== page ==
A more fundamental problem of Craig's argument, however, lies in his naive presuppositions about time. Craig explicitly presupposes "a dynamical view of time according to which events are actualized in serial fashion, one after another" (Craig). Craig assumes that time, rather than an expanded dimension of the Universe, is an external property of change and movement. However, this position is simply scientifically untenable. The dimensional nature of time has been a fundamental part of physics since Einstein, and its expansion in the Big Bang is one of the least controversial notions in cosmology today. Further, Craig does not realize the vast importance of the idea that the beginning of the Universe is the beginning of time. Yes, there is some finite distance into the past before which the Universe did not exist. But that is because time is part and parcel of the Universe, not some disjoint phenomenon in which the Universe exists. The Universe did not non-exist for a period of time and then suddenly wink into existence; at the moment of the Big Bang, the Universe simply was, and time only existed after that moment. The ultimate cause cannot be traced back further because there is no frame of reference in which to trace.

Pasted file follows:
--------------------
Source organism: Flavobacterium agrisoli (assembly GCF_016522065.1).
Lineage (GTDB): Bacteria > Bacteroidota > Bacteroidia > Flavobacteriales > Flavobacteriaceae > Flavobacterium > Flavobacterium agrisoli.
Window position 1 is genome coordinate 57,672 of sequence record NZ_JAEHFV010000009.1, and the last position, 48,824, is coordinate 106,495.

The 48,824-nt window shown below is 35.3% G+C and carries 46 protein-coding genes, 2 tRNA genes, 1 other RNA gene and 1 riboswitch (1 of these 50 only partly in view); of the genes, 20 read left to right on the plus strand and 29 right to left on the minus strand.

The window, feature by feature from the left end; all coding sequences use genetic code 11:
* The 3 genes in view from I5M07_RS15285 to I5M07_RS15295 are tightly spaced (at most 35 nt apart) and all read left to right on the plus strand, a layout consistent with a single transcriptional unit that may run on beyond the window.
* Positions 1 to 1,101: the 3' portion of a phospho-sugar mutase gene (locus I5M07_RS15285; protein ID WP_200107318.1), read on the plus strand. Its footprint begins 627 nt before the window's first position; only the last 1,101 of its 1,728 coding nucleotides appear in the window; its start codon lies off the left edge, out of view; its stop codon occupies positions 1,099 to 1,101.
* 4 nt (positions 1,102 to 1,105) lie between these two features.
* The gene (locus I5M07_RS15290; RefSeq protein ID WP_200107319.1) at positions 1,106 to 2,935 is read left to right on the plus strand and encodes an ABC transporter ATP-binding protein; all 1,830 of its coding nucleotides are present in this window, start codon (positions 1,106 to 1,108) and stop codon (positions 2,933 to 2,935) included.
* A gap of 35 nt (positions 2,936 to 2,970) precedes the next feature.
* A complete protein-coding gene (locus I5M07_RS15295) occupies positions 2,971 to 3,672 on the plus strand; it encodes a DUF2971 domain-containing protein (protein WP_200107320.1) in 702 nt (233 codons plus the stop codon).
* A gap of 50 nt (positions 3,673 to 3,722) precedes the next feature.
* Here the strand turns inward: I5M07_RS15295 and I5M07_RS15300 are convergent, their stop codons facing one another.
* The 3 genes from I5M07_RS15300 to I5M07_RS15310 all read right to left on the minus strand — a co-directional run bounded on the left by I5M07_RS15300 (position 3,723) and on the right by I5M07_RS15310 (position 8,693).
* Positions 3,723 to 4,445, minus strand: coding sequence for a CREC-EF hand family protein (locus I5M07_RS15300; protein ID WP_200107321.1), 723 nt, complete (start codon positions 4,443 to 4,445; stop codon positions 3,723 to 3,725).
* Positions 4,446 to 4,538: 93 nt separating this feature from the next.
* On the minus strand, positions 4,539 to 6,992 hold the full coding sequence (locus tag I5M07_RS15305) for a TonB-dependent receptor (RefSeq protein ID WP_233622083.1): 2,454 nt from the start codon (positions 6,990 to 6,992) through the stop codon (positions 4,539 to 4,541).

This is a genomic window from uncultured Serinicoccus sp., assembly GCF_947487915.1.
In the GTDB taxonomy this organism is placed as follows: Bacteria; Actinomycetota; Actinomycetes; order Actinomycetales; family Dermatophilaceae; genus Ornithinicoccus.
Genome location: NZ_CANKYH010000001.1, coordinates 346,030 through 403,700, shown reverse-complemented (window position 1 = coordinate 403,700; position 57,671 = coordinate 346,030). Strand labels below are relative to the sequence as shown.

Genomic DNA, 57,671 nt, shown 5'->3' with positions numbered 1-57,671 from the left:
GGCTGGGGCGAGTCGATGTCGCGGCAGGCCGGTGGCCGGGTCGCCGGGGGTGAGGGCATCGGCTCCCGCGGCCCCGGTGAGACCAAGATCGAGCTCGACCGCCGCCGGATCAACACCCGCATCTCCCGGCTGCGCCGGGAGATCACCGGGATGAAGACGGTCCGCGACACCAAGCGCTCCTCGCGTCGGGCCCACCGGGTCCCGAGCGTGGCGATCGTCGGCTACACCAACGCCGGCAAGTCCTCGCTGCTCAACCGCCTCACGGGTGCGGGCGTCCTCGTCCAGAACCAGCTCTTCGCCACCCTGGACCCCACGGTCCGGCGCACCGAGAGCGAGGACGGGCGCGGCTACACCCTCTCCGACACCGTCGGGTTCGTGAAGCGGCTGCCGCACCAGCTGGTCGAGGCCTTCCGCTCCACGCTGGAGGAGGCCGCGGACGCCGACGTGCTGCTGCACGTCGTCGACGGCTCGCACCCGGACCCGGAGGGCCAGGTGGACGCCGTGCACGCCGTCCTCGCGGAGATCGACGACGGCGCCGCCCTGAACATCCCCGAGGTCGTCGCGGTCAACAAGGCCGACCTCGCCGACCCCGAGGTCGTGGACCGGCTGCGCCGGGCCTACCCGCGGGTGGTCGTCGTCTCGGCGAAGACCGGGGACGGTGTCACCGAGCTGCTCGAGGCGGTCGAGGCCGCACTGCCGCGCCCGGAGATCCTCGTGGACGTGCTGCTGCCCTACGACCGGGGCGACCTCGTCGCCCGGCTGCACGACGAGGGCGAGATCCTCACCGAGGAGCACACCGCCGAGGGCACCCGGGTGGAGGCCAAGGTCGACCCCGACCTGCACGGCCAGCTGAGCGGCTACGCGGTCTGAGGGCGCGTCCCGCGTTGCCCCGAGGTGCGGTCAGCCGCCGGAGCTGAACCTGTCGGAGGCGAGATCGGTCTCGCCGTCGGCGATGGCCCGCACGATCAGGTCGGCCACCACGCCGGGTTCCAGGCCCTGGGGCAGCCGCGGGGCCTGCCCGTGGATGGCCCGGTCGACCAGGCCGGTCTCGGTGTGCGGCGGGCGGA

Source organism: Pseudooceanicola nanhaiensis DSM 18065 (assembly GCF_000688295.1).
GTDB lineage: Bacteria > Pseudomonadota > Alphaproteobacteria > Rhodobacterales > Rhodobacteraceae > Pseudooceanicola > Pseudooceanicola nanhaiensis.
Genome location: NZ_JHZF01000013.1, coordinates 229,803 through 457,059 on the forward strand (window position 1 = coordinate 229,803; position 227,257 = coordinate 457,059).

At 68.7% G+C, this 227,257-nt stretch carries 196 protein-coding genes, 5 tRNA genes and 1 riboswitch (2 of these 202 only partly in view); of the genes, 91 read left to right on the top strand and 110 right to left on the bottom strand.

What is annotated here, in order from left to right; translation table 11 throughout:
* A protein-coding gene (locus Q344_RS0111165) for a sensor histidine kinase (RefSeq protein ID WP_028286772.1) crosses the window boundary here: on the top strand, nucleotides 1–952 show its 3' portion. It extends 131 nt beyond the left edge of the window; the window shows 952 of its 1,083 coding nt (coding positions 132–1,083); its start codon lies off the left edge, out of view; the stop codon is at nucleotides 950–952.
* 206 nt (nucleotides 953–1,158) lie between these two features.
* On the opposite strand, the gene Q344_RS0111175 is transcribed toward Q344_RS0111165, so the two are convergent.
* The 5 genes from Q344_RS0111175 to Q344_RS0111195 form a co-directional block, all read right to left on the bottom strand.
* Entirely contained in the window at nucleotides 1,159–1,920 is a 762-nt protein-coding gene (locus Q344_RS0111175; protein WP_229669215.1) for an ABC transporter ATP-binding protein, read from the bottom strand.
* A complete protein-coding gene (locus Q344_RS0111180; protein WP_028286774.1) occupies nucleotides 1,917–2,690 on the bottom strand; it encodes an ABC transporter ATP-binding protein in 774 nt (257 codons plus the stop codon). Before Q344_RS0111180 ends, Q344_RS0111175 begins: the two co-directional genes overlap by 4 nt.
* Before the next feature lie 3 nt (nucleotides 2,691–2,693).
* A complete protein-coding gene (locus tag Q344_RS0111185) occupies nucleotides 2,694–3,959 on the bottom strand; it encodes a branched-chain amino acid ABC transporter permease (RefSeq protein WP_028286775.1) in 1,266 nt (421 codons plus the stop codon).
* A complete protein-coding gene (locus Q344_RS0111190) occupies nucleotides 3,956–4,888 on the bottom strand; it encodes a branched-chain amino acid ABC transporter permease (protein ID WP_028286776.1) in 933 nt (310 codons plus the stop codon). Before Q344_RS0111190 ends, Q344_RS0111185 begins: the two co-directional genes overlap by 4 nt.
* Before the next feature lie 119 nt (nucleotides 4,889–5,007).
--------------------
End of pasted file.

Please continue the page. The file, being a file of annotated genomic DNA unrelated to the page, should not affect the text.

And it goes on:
Finally, Craig attempts to justify that the Uncaused Cause of the Universe must be a metaphysical primary with a will, a volitional entity, which he (and I as well) considers a sufficient condition for godhood. The argument is based on the notion of sufficient causes: if A is a sufficient condition for B, then whenever A is observed, B must also be observed. Thus, it is argued, if the sufficient condition for the Universe's existence was simply the action of some transcendental force, then the Universe should have always existed, a notion which was already discarded in the process of the KCA. Therefore, it is argued, the sufficient condition for the Universe's existence was the act of will of its Uncaused Cause, which occurred a finite amount of time ago and therefore explains the finity of time.
This argument, however, is pitifully flawed and inconsistent with Craig's previous argument. In his hypothetical dilemma, one must wonder why the action of the force at a particular moment is any less valid a sufficient cause than the volition of the God. Forces are, fundamentally, relationships, and they do not produce the same result for all values of their independent variables. However, this comparison betrays an even more fundamental flaw of the matter: the argument hinges on time progression. If God does not will the Universe to be at one moment, and then did will it to be in the finite past, then there must be a time progression and a change between these moments--God is dethroned from his eternal and immutable posture outside time. Craig dismisses a Universe existing infinitely into the "dynamical" past, but he proposes a God which exists backward infinitely before the Universe. The incoherency in a system of propositions is rarely so obvious. Thus we could turn Craig's KCA (if we admitted its validity) against God Himself. Craig gives atheists the tools for impiety by wanting to have his ontological cake and eat it too.